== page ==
Trucks

Trucks have undergone substantial changes and modifications since their earliest days. The very term embraces a large scope of vehicles, because a great number of designs have been figured out for different types of trucks and consequently different weight classes exist. Most of trucks are equipped with towing device and supposed to perform commercial, engineering or building tasks. Cranes and vacuum tanks of various types and sizes can be mounted on trucks. Trucks classification depends mainly on country's laws, which stand for clear identification of different categories. European legislation provides for three main driving categories:
- light commercial vehicles weighing no more than 3.500 kg with a maximum mass of trailer 750 kg (the Ford Transit and Peugeot Boxer).
- C1 and C1E category: for trucks weighing 7.500 kg towing a trailer not exceeding 12.000 kg
- large goods vehicles license: for operating heavy trucks with maximum gross weight more than 7.500 kg and a large trailer weighing more than 12.000 kg.

In the US all trucks are divided into three categories incorporating a total of eight classes: light duty, medium duty and heavy duty trucks. Light duty category includes small (mini) and light trucks which in its turn comprise mid-size, full-size, compact SUVs, minivans and pickup trucks Toyota Tundra, Ford Ranger FX 4 and Dodge Ram 2500. Mini trucks, kei class trucks or small commercial vehicles are mainly manufactured by Asian automakers such as Tata, Suzuki, Toyota, Daihatsu and Piaggio for intra-city cargo deliveries. Medium duty trucks range from 7 258 11 793 kg. This category includes the GMC 3500, Ford F350 SD, Chevrolet C4500 and International 4300. Heavy duty trucks include any vehicle which weight exceeds 11 793 kg (class 7) or 14 969 kg (Class 8). Most semi-trailer trucks, such as American eighteen-wheelers (Peterbuilt, Freightliner, International and Kenworth) or European makes (Scania, Volvo, DAF or Mercedes) towing a huge freight fall into this category.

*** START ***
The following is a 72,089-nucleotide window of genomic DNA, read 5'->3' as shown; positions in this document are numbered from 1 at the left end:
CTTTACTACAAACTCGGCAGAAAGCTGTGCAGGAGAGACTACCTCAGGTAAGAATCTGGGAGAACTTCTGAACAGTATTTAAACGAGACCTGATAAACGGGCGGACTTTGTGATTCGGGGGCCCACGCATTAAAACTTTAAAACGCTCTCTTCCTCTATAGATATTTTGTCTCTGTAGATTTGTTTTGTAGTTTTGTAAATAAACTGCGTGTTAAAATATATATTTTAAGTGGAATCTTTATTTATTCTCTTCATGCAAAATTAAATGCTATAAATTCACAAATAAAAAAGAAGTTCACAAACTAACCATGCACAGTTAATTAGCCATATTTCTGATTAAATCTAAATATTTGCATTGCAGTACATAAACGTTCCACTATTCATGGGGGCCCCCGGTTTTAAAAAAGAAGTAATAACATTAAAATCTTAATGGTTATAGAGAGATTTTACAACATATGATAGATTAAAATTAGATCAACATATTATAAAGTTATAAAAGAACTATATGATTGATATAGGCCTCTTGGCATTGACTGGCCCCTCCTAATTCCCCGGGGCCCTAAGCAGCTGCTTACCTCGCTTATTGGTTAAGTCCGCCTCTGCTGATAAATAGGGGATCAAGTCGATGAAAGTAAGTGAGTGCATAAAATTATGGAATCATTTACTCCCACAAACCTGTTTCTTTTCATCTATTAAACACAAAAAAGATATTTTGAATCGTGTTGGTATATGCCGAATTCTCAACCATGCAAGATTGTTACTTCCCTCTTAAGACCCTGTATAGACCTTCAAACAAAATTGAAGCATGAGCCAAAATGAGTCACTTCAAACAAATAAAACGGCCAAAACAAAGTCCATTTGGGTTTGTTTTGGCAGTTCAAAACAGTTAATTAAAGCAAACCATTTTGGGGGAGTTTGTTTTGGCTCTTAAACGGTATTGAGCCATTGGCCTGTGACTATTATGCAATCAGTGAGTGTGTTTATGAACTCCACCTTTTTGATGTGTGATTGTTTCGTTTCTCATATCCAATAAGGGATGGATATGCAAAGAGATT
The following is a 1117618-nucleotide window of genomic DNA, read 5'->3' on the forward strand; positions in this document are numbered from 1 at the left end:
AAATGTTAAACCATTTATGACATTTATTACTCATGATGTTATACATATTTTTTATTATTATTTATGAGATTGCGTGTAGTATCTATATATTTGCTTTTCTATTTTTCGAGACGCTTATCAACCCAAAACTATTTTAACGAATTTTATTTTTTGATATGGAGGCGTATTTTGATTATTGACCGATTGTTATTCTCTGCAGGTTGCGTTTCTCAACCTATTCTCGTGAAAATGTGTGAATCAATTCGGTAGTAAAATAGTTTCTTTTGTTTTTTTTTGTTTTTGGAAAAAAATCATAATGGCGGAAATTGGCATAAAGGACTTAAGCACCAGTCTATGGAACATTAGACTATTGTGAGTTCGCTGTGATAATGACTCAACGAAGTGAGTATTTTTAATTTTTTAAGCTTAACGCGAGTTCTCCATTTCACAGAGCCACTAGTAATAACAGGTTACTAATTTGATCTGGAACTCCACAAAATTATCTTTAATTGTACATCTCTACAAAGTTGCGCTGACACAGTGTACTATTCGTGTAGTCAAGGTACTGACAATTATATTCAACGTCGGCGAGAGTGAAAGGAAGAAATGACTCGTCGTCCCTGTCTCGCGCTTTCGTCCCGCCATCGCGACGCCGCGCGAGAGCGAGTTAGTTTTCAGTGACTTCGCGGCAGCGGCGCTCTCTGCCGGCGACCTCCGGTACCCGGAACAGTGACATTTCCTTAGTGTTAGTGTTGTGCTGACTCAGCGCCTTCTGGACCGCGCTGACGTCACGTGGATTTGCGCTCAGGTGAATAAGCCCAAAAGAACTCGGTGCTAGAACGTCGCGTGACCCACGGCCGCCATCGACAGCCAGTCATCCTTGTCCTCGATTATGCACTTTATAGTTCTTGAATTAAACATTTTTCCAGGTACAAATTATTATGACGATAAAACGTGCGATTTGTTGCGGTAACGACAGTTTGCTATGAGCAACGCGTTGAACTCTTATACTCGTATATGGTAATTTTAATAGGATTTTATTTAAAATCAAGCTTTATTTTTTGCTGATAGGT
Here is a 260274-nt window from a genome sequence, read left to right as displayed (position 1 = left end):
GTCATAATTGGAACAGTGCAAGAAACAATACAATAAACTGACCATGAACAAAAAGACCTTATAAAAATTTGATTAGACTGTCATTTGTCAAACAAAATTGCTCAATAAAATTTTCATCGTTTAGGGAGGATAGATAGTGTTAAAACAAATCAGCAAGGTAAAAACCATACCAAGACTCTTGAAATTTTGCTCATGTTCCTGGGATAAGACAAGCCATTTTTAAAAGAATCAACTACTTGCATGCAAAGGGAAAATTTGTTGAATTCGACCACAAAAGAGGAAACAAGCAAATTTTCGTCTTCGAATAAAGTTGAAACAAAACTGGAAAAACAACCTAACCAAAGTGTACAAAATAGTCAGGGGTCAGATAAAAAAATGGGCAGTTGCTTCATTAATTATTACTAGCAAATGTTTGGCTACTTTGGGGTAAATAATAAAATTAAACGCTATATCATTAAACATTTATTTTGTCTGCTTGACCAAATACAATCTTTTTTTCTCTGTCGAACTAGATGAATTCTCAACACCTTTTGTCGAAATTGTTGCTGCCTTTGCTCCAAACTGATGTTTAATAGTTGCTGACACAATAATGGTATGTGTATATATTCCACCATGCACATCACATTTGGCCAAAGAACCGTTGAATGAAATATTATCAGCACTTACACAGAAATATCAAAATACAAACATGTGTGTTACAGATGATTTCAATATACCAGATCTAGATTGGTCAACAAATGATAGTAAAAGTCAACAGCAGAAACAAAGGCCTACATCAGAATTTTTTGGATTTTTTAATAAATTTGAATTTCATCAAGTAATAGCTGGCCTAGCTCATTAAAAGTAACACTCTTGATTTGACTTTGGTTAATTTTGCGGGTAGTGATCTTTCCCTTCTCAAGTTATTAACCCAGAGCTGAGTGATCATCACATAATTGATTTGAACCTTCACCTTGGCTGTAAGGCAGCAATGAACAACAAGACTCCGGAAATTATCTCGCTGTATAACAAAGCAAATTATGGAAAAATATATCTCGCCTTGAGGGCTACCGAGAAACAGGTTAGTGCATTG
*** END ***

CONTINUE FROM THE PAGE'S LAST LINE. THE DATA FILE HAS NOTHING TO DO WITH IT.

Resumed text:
Almost all known heavy duty vehicles are diesel-powered. Medium and light duty trucks are not an exception and can be fitted with petrol or diesel engines, as well as hybrid ones.

In general there are two body styles available for modern trucks: Cab over engine or simply cab over, also known as flat nose or sometimes called tilt cab represents a construction where the engine and the front axle are situated under the driver seat. The engine can be reached by lifting the cab upwards. However, several disadvantages are known in connection with this type of cabs: reduced aerodynamics, safety concerns due to the absence of adequate deformation zone and possible excessive noise. Volvo FH Series, DAF CF, XF, LF Series and Scania-R Series have cab over engine designs and are successfully sold all over the world. A considerable number of minivans feature a flat nose construction: Toyota TownAce and Hiace passenger vans and Kia Pregio.

In contrast with cabovers, conventional or sleepover cabins have the engine installed in front of driver. They provide improved safety and streamline geometry but can be space-wasting due to extended body length.